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Quick Query String Parsing with JavaScript

(skip to the parser)

The "query string" is a way to embed variables in a URL. For example, if you search for "test" in Yahoo!, you might see a URL like this:

    http://search.yahoo.com/search?p=test&toggle=1&cop=mss&ei=UTF-8&fr=yfp-t-701

The query string is everything after and including the question mark, in this case ?p=test&toggle=1&cop=mss&ei=UTF-8&fr=yfp-t-701. As you can see, the query string contains key-value pairs, split by ampersands (&).In PHP you can easily grab those values using the built-in $_GET superglobal:

    // assume the same query string as above: ?p=test&toggle=1&cop=mss&ei=UTF-8&fr=yfp-t-701
    
    echo $_GET['p'];      // test
    echo $_GET['toggle']; // 1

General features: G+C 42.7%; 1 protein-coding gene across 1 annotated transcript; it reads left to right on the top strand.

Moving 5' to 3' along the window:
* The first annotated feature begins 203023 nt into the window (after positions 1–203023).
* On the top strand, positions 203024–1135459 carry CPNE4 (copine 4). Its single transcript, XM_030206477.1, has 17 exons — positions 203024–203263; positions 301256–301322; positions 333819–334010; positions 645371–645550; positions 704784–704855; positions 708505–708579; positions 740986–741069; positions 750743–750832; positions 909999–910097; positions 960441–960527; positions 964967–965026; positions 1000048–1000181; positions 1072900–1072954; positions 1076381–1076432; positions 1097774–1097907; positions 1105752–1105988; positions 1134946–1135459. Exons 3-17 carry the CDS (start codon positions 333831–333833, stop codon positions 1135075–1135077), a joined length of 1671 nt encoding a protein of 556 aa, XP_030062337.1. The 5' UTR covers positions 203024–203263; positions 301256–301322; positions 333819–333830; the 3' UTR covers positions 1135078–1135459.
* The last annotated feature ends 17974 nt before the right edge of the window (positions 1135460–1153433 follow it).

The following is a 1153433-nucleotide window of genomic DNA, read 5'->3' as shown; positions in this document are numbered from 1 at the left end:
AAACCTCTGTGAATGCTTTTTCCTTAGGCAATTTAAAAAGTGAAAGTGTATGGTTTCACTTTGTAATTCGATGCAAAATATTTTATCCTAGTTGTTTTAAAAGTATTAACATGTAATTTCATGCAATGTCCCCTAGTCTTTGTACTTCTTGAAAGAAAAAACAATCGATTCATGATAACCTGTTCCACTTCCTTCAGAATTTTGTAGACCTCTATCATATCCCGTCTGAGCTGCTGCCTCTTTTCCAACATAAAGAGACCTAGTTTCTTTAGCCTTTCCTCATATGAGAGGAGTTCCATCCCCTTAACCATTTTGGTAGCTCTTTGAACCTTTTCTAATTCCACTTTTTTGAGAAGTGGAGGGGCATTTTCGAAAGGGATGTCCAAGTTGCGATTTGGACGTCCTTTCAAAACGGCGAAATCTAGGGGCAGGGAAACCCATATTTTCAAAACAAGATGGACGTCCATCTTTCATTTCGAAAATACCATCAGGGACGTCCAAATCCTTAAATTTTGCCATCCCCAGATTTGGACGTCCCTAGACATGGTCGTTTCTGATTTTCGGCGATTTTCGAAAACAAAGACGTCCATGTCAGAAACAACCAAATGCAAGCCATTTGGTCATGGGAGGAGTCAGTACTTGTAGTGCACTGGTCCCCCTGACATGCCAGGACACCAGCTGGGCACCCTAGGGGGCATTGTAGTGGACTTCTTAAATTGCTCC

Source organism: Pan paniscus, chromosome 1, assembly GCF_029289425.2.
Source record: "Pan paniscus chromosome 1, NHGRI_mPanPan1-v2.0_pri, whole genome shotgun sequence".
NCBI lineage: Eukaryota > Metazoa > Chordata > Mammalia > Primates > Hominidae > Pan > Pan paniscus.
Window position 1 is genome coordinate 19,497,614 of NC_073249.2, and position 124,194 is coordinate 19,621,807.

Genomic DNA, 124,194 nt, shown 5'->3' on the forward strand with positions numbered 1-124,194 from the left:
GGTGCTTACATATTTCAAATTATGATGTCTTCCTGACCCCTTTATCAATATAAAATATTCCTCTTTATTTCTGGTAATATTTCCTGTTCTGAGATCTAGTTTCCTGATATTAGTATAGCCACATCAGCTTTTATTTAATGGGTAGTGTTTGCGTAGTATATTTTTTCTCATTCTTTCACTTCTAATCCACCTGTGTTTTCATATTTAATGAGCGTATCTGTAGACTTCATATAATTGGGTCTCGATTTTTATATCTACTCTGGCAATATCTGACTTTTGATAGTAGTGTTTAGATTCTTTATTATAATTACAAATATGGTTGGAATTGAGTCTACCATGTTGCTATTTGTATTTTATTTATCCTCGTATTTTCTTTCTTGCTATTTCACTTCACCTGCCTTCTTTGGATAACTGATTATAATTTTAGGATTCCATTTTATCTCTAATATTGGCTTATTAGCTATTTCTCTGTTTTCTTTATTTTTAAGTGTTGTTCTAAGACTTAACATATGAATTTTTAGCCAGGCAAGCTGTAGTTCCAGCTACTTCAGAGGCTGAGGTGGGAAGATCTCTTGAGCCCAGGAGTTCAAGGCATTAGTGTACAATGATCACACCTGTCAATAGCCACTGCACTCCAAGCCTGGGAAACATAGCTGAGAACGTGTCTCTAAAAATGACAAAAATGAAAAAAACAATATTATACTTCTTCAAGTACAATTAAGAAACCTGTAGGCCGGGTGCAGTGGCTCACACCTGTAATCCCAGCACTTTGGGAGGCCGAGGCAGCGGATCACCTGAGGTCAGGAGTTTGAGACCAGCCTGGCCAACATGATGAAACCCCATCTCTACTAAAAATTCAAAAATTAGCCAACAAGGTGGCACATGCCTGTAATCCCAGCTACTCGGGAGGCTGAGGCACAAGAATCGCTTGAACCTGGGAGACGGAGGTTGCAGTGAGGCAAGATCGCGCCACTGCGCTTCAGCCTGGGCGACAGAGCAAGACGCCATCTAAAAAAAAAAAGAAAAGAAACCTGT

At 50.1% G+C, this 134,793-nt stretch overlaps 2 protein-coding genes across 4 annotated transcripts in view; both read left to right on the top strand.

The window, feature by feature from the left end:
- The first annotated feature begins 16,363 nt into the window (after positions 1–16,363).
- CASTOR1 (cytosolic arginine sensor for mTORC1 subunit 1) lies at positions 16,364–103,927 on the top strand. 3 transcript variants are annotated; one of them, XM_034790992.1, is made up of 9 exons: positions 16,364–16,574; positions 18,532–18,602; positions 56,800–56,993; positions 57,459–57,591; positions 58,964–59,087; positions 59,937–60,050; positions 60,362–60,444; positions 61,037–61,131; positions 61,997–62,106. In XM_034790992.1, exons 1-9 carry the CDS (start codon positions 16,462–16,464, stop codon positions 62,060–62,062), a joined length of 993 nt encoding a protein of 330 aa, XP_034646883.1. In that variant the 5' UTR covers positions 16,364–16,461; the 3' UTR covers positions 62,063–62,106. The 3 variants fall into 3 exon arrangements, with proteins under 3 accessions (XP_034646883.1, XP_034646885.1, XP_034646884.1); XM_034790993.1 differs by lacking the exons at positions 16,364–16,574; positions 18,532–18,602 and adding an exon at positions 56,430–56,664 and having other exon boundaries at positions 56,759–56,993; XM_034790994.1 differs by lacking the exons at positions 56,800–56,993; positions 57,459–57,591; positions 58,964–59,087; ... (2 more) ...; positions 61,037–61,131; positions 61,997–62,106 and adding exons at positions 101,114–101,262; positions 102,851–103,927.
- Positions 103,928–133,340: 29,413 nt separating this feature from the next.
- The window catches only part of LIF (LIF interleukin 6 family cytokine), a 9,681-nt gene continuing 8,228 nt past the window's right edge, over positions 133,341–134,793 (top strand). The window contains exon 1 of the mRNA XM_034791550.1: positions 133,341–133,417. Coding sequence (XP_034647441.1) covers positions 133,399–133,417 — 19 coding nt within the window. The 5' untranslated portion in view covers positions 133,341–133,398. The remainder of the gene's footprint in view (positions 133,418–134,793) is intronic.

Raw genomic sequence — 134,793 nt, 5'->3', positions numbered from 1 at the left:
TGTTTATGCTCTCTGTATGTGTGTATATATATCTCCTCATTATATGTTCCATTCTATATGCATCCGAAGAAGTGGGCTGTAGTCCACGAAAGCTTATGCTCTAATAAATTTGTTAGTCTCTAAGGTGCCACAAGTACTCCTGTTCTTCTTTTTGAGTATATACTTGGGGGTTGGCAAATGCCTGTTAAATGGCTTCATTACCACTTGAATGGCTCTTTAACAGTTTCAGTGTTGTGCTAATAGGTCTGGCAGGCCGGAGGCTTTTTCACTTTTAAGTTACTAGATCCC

echo $_GET['cop'];    // mss
    
    echo $_GET['invalid']; // null or empty, no such key exists

JavaScript sees the query string as a plain string, called window.location.search. While there are many methods out there to parse location.search and make its key-value pairs available, I feel that most of them are overkill for what should be simple behavior.

    // JavaScript equivalent of PHP's $_GET superglobal
    function $_GET(key) {
        try {
            return window.location.search.match(new RegExp('[\?&]' + key + '=([^&#]+)'))[1];
        } catch (err) {
            return '';
        }
    }
    
    alert( $_GET('p') );      // test
    alert( $_GET('toggle') ); // 1
    alert( $_GET('cop') );    // mss
    
    alert( $_GET('invalid'); // empty string '', no such key exists

Notice that the JavaScript requires parentheses: $_GET('p'), while PHP requires brackets: $_GET['p']. This is because the JavaScript version is a function, while the PHP version is an array. To avoid the confusion you could parse out every variable on page load and store it in a single array, but I find this method suitable enough for my own needs. Hope you find it useful!

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